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Chapter 8 Reading Notes

by: samanthajoseph

Chapter 8 Reading Notes GEG105

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Chapter 8 Reading Notes
World Regional Geography
Thomas Boswell
Study Guide
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This 5 page Study Guide was uploaded by samanthajoseph on Thursday March 17, 2016. The Study Guide belongs to GEG105 at University of Miami taught by Thomas Boswell in Spring 2016. Since its upload, it has received 49 views. For similar materials see World Regional Geography in Geography at University of Miami.


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Date Created: 03/17/16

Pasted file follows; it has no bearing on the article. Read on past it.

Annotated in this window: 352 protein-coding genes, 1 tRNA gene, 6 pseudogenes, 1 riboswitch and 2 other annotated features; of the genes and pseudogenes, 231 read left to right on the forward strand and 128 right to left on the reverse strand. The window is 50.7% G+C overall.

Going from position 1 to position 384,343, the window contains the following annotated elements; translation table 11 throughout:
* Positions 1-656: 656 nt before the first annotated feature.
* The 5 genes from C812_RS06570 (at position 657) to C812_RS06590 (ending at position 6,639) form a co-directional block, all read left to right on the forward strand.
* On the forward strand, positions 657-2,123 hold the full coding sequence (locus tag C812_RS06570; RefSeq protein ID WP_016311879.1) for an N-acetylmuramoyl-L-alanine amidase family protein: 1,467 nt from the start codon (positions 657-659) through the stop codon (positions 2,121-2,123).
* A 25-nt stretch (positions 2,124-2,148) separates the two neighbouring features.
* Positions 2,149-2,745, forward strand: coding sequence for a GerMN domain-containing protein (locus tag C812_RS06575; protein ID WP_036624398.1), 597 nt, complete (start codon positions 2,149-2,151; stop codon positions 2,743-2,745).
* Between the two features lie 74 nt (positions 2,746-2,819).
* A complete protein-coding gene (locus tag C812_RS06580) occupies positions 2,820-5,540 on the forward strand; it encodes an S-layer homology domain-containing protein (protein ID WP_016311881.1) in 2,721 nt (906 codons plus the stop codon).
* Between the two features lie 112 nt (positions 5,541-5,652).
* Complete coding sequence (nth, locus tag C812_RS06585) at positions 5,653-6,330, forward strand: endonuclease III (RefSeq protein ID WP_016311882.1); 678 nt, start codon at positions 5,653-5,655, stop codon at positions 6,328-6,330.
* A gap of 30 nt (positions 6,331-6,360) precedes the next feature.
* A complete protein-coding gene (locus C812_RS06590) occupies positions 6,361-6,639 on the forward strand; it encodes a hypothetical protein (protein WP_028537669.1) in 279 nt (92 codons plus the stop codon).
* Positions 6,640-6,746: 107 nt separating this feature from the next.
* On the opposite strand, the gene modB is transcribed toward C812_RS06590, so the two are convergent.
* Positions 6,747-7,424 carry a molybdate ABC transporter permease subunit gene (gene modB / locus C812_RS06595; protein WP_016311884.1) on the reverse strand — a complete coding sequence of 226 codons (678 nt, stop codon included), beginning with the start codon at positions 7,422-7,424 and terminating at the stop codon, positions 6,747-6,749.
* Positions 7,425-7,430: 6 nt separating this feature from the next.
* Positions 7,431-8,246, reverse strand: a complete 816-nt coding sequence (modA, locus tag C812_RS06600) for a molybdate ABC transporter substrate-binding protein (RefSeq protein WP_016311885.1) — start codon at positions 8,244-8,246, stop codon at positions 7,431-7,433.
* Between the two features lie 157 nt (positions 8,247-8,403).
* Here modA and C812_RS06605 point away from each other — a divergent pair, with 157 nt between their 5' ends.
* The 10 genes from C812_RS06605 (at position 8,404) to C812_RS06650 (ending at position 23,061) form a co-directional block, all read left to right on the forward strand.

Questions for Chapter 8 – Europe in “Diversity Amid Globalization” 1. You should know the characteristics of Europe’s 4 major landform regions: A. The European Lowland – Flat to gently rolling area ­ generally less than 500 feet elevation. It is the agricultural  heartland of Europe.  B. The Western Uplands –  2,000­8,000 feet ­ highest in Spain and in Scandinavia. Tend to be old mountain systems  that have been significantly worn down, similar to the Appalachian Mountains in the US  C. The Central Uplands –  2,000­7,000 feet in elevation ­ Similar to the Appalachian mountains in appearance.  D. The Alpine Mountain System –  7,000 ­ 14,000 feet in elevation. Mt. Blanc in France is the highest mountain in Europe  (15,781 feet). Built by plate tectonic forces (collision of three plates: European plate,  African plate, and the Hellenic plate)  2. What are fjords? Flooded valley inlets similar to the coastlines of Alaska and New Zealand 3. Where in Europe can you find a shield landscape? Sweden and Northern Finland ­ Fenno­Scandian Shield 4. Be able to describe the characteristics (including the locations) of the following climates in Europe: A. Marine West Coast –  (Cfb) No winter months average below freezing, though cold rain, sleet, and an  occasional blizzard are common. Ireland. B. The Continental Climates – (D) Average at least one month below freezing during the winter. France/Germany C. The Mediterranean Climates –  (Csa) Characterized by a distinct dry season during the summer, which results from the  warm season expansion of the Atlantic. 5. What part of Europe is particularly affected by environmental pollution? Eastern Europe 6. What are the 4 most populated countries in Europe? France, UK, Germany, Italy 7. What are the concepts of “hard borders” and “soft borders” in the geography of “Fortress Europe?” ­Hard borders ­ on the EU's perimeter, especially in Spain, Italy, Slovakia, and Poland,  foreigners and foreign goods are subject to lengthy passport checks, visa requirements, and  searches  ­Soft borders ­ within European heartland involves little more than a visual check and a wave  from the border police, if there even is a border station 8. What was the intent of the Schengen Agreement that was signed in 1985? Gradual reduction of border formalities for travelers moving between EU countries. Though  reduced border formalities within western Europe seemed like reasonable and desirable goals in  1985, today the situation is much more complicated because of the large number of illegal  migrants from the former Soviet lands, Africa, and South Asia 9. What was it that was built in Berlin in 1961 and then torn down 28 years later in 1989? Berlin Wall ­ used to prevent the East Berlin population from fleeing East Germany 10. There are few very tall buildings in Paris, France. What is the reason for this? The city is build on catacombs ­ Making the foundations for large buildings are very unstable.  11. What are some of the Germanic languages spoken in Europe (see the map on page 354)? German, English, Dutch, an Finnish 12. What are some of the Romance languages spoken in Europe? French, Spanish, and Italian 13. What are some of the Slavic languages spoken in Europe? Polish, Czech, Slovakian 14. What was the Great Schism that occurred with the religions in Europe in 1054? Western and Eastern Christianity churches split from Rome. Eastern church splintered into  orthodox sects. 15. When did the Protestant Revolt (Reformation) occur in Europe? Split between Catholicism and Protestantism. This division arose in Europe during the 16th  century and has divided the region ever since, although with the exception of the Troubles in  Northern Ireland, tensions today between these two major groups are far less problematic than in  the past 16. What was the Jewish Pale in Europe? With the invitation from the Kingdom of Poland, Jews settled in cities and small villages in what  is now eastern Poland, Belarus, western Ukraine, and northern Romania. They hoped to find a  permanent homeland in Europe 17. What is the political and religious situation in Northern Ireland? Barbed wire fences and concrete barriers separate Protestant and Catholic neighborhoods in an  attempt to reduce violence between warring populations. Religious affiliation influences where  people live, work, attend school, shop...  18. Why do the authors of your textbook refer to France as the “... poster child for the antiglobalization struggle...?” High density apartments of French Muslims cause discrimination. Leaders wanted to ban head  scarf, which is important to Muslim women 19. What is the goal of the German skinheads? Exclude immigrants from their country. Want to embrace "pure and true" Aryan values. 20. According to your textbook, the Cold War ended in 1989. What was the event that ended this so­called war? When east and west Berliners joined forces to rip apart the Berlin Wall with jack hammers and  hand tools 21. After World War I, the Treaty of Versailles in 1918 redrew some of the borders of Europe. What were some of these border changes and what were some of the new countries that were created by this Treaty? ­Original: new states were Czechoslovakia and Yugoslavia, Poland was reestablished, as were  the Baltic states of Finland, Estonia, Latvia and Lithuania  ­After: Yugoslavia divided, Czechoslovakia became Czech Republic and Slovakia 22. Why does your textbook refer to the Balkans as Europe’s Geopolitical Nightmare? It's a troublesome area with their complex mixture of languages, religions, and ethnic  allegiances, which, throughout history, has led to a political and often changing mosaic of small  countries 23. What does the term balkanization mean? Used to describe the geopolitical process of small­scale independence movements based upon  ethnic fault lines  24. Where did the industrial revolution start in Europe (what country and in what region of this country)? England­ The flanks of Pennine Mountain ­ between 1730 and 1850 25. London developed into the largest city of Great Britain despite the fact that it was far removed from the coal and iron deposits of the Pennine Mountains of north central England. What were some of the qualities that allowed London to emerge as the preeminent city of the United Kingdom? Railway networks and subways 26. By the 1820s, the world’s first industrial landscapes had appeared in the English Midlands and the Scottish Lowlands of the island of Great Britain. Where are the English Midlands located? (Figure 8.36 on page 380). Middle of the UK 27. During the early 1800s the industrial areas that developed in continental Europe (not Great Britain) developed near what main natural resource? (See Figure 8.34 on page 378). Coal 28. By the second half of the 1800s Europe’s dominant industrial center had shifted to what area in continental Europe? Ruhr district in northwestern Germany near the Rhine River 29. What was logic behind the creation of the European Union (EU)? That is, why has it been created? To create a larger European common market that would encourage the free movement of goods,  labor, and capital.  30. What are the 3 western or northern European countries that are not members of the European Union (EU)? Norway, Switzerland, Serbia, Bosnia, and Herzegovina 31. Why did some of the countries of Europe decide to form a Monetary Union called Euroland? Members increased the efficiency and competitiveness of both domestic and international  business. 32. After the Second World War, the economic path followed by eastern Europe was decidedly different from that of the more prosperous western and northern European countries. What happened in the countries of Eastern Europe that was different? They had a Soviet­dominated economic planning of the postwar period. It was an attempt to  develop eastern Europe's economy by coordinating resource usage in a way that also served  Soviet interests. When the Soviets took control of Eastern Europe, their goal was complete  economic, political, and social integration through a command economy, one that was centrally  planned and controlled. However, the collapse of that centralized system in 1991 threw many  eastern European countries into deep economic, political, and social chaos that has handicapped  the region 33. According to your textbook, a troublesome pattern of dual economies had emerged in eastern Europe. What does this mean? After Soviet Union collapse, some nations( like Yugoslavia and Poland) kept land in the hand of  private owners. In Romania, Bulgaria, and Hungary, most land was converted to state­owned  farms. Soviet Union chose heavy industry like steel instead of consumer goods. The lack of  consumer goods have made eastern Europe struggle, unlike Western Europe.